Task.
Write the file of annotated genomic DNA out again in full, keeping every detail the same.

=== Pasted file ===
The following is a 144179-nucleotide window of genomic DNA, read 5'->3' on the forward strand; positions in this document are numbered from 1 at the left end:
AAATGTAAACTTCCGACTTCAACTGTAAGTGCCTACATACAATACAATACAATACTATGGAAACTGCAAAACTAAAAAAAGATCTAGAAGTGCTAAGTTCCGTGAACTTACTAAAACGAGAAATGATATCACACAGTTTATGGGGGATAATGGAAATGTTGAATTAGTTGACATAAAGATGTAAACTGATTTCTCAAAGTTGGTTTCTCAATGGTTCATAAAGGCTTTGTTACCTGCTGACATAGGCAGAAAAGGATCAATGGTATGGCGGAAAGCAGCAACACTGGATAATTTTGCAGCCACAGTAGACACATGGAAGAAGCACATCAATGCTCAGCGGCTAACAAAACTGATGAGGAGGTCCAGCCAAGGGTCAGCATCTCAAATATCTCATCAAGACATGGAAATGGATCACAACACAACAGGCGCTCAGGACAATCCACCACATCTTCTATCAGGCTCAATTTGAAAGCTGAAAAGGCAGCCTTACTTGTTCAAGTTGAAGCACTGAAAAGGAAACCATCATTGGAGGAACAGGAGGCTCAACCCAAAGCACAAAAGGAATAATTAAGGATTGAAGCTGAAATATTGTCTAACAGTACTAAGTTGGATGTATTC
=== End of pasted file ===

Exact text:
The following is a 144179-nucleotide window of genomic DNA, read 5'->3' on the forward strand; positions in this document are numbered from 1 at the left end:
AAATGTAAACTTCCGACTTCAACTGTAAGTGCCTACATACAATACAATACAATACTATGGAAACTGCAAAACTAAAAAAAGATCTAGAAGTGCTAAGTTCCGTGAACTTACTAAAACGAGAAATGATATCACACAGTTTATGGGGGATAATGGAAATGTTGAATTAGTTGACATAAAGATGTAAACTGATTTCTCAAAGTTGGTTTCTCAATGGTTCATAAAGGCTTTGTTACCTGCTGACATAGGCAGAAAAGGATCAATGGTATGGCGGAAAGCAGCAACACTGGATAATTTTGCAGCCACAGTAGACACATGGAAGAAGCACATCAATGCTCAGCGGCTAACAAAACTGATGAGGAGGTCCAGCCAAGGGTCAGCATCTCAAATATCTCATCAAGACATGGAAATGGATCACAACACAACAGGCGCTCAGGACAATCCACCACATCTTCTATCAGGCTCAATTTGAAAGCTGAAAAGGCAGCCTTACTTGTTCAAGTTGAAGCACTGAAAAGGAAACCATCATTGGAGGAACAGGAGGCTCAACCCAAAGCACAAAAGGAATAATTAAGGATTGAAGCTGAAATATTGTCTAACAGTACTAAGTTGGATGTATTC